Life and Times
Wood was born in Anamosa, Iowa. From a very young age he showed a keen interest in creative pursuits – drawing and painting being favorites. When he was just 10 years old, his father died, and his mother took the family to Cedar Rapids.
After graduating from high school, Wood studied at Minneapolis art school for a year, then returned to take up a position as a schoolteacher in a small one-class school. Three years later, in 1913, he joined the Art Institute of Chicago for a two year course. Again he went back to his hometown, this time to work as a teacher in the Junior High school.
In the period from 1920 to 1928, Wood made four trips to Europe, studying, copying, and reinventing many styles of painting, especially the impressionist French painters such as Manet and Monet. On his final visit to Paris, Wood had the courage to organize his own exhibition – to mixed reviews. Wood later denied that his travels abroad had influenced his own painting – to quote the artist himself, ‘all the really good ideas I’d ever had came to me while I was milking a cow’.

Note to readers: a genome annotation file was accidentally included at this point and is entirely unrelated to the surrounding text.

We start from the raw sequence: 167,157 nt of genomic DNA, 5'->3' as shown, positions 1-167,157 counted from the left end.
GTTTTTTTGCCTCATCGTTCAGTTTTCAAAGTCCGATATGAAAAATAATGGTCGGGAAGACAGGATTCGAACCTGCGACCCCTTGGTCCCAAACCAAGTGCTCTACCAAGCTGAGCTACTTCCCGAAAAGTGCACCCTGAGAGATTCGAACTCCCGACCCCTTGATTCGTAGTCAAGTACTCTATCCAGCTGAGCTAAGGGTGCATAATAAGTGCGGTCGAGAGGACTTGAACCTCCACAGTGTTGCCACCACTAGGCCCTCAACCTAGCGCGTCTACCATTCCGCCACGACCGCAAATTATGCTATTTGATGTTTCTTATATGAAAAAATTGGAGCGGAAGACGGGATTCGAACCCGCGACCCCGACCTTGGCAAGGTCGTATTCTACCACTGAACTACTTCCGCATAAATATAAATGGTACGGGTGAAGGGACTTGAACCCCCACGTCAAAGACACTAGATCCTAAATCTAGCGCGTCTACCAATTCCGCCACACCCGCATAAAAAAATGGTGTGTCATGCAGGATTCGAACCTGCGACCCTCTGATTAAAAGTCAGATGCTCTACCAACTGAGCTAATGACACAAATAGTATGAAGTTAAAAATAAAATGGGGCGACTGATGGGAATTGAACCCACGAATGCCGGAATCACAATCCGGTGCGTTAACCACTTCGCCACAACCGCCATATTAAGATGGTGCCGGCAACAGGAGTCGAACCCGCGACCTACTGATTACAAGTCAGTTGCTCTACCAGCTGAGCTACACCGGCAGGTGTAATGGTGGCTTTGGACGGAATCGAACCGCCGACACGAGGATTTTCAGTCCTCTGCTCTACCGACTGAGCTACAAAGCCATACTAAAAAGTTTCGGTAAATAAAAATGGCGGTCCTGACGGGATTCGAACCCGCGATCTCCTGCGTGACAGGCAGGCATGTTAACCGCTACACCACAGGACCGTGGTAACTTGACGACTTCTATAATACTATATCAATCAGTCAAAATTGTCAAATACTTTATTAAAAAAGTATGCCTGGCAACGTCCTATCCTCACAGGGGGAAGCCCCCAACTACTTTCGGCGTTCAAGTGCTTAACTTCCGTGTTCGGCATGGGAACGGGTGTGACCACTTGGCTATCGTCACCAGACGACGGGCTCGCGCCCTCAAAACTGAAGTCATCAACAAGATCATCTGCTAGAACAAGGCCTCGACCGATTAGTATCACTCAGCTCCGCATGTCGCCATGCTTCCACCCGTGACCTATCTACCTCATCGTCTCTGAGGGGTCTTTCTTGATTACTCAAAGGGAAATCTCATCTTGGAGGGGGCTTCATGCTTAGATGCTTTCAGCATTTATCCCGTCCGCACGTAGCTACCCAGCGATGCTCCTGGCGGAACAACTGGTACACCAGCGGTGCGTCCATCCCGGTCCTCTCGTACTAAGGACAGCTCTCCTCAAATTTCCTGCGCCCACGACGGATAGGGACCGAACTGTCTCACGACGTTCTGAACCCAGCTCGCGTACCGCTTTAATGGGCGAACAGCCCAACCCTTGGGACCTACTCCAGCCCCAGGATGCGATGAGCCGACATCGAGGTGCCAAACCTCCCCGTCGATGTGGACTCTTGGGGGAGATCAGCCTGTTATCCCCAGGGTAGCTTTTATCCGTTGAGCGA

Back at home, Wood turned the loft of an old house into his workspace, taking it upon himself to give his new studio a name - 5 Turner Alley. He worked on a great variety of projects, mostly paintings, but also designs in ceramics, metal and wood. The studio is now owned by the Cedar Rapids Museum of Art, who run regular tours (which are very invocative of the spirit and character of the artist).
In 1932, Wood was a founding member of the Stone City Art Colony, a collective of artists, which met for two summers. Wood helped many of the collective’s members through the depression, by securing them work with the Federal Works of Art Program creating a series of Depression Era murals.
Wood had a worthy reputation for inspiring and helping young artists, and in 1934 the University of Iowa persuaded him to join them to teach art. So after more than twenty years of living in Cedar Rapids, Wood moved from his beloved hometown to Iowa city.
In 1942, one day before his 51st birthday, Wood died in hospital. The popularity of his art seemed to die with him. A retrospective show of his works in Chicago in late 1942 brought out many back-stabbing knives from the critical press.